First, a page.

Public funding for the arts is a good investment for Kansas⁠ — paying dividends in tourism, education and quality of place while strengthening the vitality and cultural identity of the state.

It has been a challenging decade for the arts in Kansas. In 2011, then-Governor Sam Brownback vetoed funding for the 45-year-old Kansas Arts Commission, arguing that the arts should be privately funded, rather than taxpayer supported. The move was short-sighted, making Kansas the only state in the nation without an arts commission and immediately costing the state over $1 million annually in matching regional and federal arts grants. Funding was partially restored the following year but has since remained flat or decreased.

Surrounding states continued public arts budgets at relatively stable levels, leaving Kansas arts organizations uniquely floundering in our region as grant money formerly supporting the arts in Kansas went to other states.

This year marks the first year Kansas has made a significant re-commitment to public investment in the arts sector.

As of July 1, the Kansas Creative Arts Industries Commission, under the Kansas Department of Commerce, will start a new fiscal year with a $500,000 budget, up from $190,000, to support community art programs. The agency can also leverage state investment to receive federal dollars from the National Endowment for the Arts, which requires a minimum $400,000 state investment to seek federal matching grants. The investment was not without significant work on the part of local arts commissions and advocates over the past decade, who have tirelessly lobbied in favor of restoring public funding.

Creative Arts Industries Commission grants support multiple projects around the state with modest infusions of dollars that can have major impact. The organization has funded community murals, art therapy programs, dance performances, youth poetry competitions and a wide variety of other projects. Grantees must demonstrate results from their work. Some projects revitalize neighborhoods, others create jobs or attract tourists. Most of the projects are not solely funded by the state, but rely on partnerships with private businesses and investments from local donors.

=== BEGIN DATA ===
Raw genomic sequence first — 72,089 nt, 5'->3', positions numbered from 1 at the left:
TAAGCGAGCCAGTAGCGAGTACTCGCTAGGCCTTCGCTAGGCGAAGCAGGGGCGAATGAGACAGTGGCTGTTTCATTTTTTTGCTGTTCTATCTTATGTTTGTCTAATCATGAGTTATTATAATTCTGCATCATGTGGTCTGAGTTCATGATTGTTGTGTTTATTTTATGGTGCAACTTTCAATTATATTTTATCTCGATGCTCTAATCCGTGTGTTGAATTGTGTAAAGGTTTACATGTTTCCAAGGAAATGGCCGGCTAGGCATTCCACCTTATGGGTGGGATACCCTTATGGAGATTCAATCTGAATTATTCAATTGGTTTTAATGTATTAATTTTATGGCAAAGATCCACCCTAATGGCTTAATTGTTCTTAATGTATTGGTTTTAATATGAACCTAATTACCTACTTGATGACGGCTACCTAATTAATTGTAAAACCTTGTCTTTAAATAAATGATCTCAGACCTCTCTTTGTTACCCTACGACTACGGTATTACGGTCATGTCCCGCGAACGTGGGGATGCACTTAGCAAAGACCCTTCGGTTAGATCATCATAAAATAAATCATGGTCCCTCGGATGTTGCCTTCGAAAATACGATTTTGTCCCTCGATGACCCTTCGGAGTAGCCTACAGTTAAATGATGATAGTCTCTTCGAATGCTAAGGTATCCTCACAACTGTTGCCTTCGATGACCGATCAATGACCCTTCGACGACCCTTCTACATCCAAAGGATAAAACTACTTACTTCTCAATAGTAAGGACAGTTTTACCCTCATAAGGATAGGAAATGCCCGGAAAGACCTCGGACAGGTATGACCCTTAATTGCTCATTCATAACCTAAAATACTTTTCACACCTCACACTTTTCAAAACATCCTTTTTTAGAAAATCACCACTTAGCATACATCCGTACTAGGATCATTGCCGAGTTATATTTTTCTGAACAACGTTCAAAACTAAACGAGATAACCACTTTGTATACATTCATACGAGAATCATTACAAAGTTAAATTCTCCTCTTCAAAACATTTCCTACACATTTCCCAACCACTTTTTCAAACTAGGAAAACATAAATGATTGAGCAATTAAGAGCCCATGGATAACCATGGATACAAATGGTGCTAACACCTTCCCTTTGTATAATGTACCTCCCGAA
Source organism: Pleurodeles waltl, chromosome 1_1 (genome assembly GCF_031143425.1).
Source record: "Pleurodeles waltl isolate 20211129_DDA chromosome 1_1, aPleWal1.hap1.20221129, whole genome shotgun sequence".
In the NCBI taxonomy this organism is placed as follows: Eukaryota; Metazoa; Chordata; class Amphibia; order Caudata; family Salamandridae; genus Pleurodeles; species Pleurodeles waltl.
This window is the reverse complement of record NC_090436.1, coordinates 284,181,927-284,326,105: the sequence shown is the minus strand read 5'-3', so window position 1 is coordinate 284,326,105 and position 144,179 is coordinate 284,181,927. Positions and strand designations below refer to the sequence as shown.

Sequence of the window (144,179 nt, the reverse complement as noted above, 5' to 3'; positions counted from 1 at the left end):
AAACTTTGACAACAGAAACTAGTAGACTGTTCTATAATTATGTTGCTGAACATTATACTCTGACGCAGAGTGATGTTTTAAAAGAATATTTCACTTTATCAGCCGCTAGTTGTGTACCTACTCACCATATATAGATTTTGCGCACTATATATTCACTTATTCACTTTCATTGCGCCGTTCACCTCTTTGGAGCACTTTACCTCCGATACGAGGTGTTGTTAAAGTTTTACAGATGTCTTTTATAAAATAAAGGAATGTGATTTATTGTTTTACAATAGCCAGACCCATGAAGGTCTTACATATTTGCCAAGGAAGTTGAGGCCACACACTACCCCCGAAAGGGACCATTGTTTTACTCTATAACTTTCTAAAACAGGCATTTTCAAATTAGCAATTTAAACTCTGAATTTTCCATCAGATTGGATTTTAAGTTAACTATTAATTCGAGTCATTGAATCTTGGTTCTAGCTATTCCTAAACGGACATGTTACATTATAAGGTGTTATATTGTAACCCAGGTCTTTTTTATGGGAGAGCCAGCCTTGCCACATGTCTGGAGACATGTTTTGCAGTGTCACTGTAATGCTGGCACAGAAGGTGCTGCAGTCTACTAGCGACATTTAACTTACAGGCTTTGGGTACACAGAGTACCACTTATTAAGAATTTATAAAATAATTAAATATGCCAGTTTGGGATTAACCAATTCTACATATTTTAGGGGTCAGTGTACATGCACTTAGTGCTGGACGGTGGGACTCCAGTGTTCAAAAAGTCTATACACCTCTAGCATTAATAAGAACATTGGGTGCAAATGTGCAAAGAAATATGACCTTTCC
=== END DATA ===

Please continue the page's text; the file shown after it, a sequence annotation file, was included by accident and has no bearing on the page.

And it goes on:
Public dollars create the stability that stimulates private giving.

Art grants arguably have the most impact in rural communities, in which small investments can create significant, lasting change, and private funding for the arts is less available. There are simply less sources of private arts funding in smaller communities, making fundraising a significant challenge. A decade of limited public support for arts have almost certainly hit harder in Kansas’ small towns than our urban centers. Public dollars help ensure cultural resources are more equitably distributed across the state, ensuring all communities in Kansas have access to art.

The future of the arts industry in Kansas, as an employer, tourism draw, and education source, is quite a bit brighter.